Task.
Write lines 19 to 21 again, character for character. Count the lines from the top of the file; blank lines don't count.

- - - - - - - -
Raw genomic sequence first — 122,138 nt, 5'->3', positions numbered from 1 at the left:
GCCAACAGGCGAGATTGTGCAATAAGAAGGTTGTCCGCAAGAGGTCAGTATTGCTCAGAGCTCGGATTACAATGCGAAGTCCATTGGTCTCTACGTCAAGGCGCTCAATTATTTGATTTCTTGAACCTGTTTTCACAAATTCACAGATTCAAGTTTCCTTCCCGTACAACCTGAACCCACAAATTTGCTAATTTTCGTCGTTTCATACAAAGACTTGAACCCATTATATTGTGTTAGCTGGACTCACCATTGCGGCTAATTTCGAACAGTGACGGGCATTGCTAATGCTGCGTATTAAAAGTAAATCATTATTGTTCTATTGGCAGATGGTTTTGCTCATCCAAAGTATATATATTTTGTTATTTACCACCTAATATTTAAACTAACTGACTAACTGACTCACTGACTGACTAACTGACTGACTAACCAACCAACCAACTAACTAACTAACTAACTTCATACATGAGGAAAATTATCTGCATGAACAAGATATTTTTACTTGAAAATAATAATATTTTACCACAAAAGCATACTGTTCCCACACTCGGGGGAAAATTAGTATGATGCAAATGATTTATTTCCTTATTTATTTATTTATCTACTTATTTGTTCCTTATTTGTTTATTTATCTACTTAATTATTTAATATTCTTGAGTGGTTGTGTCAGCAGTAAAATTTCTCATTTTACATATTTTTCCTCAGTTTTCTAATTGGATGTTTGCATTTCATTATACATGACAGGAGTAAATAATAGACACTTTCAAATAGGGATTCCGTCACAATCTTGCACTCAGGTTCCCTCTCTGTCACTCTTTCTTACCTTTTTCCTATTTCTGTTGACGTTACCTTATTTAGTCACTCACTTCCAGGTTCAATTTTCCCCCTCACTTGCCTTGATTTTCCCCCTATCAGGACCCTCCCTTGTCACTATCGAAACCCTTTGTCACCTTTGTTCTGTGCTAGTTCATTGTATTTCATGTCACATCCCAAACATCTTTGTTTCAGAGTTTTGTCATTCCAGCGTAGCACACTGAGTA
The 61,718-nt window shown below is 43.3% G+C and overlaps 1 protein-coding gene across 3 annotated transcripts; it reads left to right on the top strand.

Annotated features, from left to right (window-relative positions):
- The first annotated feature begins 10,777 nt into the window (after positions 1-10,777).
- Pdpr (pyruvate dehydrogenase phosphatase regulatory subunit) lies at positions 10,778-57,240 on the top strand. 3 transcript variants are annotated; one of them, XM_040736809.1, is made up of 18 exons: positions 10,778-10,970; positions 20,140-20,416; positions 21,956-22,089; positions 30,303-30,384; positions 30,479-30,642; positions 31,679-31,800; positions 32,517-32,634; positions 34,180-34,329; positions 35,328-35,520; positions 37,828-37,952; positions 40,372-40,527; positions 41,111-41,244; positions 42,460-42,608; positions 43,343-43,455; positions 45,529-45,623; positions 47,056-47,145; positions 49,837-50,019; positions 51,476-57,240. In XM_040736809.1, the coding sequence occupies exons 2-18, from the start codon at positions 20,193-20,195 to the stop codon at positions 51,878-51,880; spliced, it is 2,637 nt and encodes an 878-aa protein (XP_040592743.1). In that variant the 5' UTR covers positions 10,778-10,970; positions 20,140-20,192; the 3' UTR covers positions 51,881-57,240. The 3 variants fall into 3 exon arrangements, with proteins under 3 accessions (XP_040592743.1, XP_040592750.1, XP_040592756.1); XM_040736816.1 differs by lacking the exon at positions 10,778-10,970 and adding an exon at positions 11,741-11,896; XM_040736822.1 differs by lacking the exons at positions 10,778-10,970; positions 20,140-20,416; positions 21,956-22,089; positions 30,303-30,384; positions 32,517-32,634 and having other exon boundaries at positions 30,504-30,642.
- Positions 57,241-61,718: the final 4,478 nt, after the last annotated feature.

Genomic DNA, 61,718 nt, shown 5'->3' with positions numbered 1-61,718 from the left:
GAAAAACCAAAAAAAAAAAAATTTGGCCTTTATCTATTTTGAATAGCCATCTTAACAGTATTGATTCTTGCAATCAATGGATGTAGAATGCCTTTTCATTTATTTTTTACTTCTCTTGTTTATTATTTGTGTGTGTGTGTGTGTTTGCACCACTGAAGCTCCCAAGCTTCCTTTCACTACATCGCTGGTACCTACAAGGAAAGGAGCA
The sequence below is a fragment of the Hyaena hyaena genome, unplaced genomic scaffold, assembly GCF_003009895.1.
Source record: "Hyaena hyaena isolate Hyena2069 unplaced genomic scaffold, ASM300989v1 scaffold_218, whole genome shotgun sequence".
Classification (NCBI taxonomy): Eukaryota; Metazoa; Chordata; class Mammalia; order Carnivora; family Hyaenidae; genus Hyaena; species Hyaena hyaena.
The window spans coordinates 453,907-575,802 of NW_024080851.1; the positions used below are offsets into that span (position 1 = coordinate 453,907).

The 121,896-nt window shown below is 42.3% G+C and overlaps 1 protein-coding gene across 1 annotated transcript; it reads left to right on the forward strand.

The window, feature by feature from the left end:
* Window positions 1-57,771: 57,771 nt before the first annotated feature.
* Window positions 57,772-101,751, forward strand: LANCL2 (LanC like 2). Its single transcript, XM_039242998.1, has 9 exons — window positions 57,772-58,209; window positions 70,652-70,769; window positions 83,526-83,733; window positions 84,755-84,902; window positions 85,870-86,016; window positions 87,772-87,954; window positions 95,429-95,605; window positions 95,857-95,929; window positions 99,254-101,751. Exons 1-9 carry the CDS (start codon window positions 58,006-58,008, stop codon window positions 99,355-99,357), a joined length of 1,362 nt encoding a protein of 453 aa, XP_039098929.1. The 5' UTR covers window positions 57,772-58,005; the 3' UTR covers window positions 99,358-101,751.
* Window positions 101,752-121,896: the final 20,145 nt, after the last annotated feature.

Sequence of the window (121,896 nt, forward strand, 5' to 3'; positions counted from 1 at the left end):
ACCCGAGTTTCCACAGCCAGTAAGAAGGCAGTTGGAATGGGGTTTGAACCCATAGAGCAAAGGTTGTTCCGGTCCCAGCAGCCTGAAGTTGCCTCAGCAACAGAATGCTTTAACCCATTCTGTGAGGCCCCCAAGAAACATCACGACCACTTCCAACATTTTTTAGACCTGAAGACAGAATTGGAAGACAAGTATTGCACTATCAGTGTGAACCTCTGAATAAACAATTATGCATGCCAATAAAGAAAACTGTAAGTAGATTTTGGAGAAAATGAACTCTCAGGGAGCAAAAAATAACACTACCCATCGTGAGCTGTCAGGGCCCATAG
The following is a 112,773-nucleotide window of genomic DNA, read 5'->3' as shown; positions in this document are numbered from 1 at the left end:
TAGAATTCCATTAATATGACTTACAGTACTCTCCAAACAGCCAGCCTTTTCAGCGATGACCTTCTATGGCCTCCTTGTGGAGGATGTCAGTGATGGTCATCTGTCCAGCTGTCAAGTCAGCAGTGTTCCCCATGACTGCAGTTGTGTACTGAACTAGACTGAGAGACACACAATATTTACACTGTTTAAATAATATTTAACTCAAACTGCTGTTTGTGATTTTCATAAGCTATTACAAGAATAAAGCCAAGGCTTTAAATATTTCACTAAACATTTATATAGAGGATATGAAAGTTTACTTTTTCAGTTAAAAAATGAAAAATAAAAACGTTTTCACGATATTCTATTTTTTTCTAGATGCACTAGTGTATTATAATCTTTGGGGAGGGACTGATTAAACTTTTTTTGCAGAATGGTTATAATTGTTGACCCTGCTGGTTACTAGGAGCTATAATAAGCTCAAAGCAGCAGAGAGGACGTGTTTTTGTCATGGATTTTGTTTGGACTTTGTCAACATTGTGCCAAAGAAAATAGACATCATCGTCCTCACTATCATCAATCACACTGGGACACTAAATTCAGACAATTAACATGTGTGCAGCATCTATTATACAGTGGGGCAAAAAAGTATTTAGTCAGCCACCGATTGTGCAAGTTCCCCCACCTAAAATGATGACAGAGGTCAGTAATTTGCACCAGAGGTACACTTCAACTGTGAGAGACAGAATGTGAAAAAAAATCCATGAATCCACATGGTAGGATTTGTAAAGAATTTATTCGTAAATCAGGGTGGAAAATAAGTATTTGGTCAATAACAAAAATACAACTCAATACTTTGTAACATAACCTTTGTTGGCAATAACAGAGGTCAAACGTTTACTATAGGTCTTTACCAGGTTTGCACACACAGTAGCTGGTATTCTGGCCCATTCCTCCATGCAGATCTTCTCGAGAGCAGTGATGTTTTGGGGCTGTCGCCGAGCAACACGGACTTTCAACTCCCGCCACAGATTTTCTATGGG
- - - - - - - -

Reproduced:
Sequence of the window (121,896 nt, forward strand, 5' to 3'; positions counted from 1 at the left end):
ACCCGAGTTTCCACAGCCAGTAAGAAGGCAGTTGGAATGGGGTTTGAACCCATAGAGCAAAGGTTGTTCCGGTCCCAGCAGCCTGAAGTTGCCTCAGCAACAGAATGCTTTAACCCATTCTGTGAGGCCCCCAAGAAACATCACGACCACTTCCAACATTTTTTAGACCTGAAGACAGAATTGGAAGACAAGTATTGCACTATCAGTGTGAACCTCTGAATAAACAATTATGCATGCCAATAAAGAAAACTGTAAGTAGATTTTGGAGAAAATGAACTCTCAGGGAGCAAAAAATAACACTACCCATCGTGAGCTGTCAGGGCCCATAG
The following is a 112,773-nucleotide window of genomic DNA, read 5'->3' as shown; positions in this document are numbered from 1 at the left end: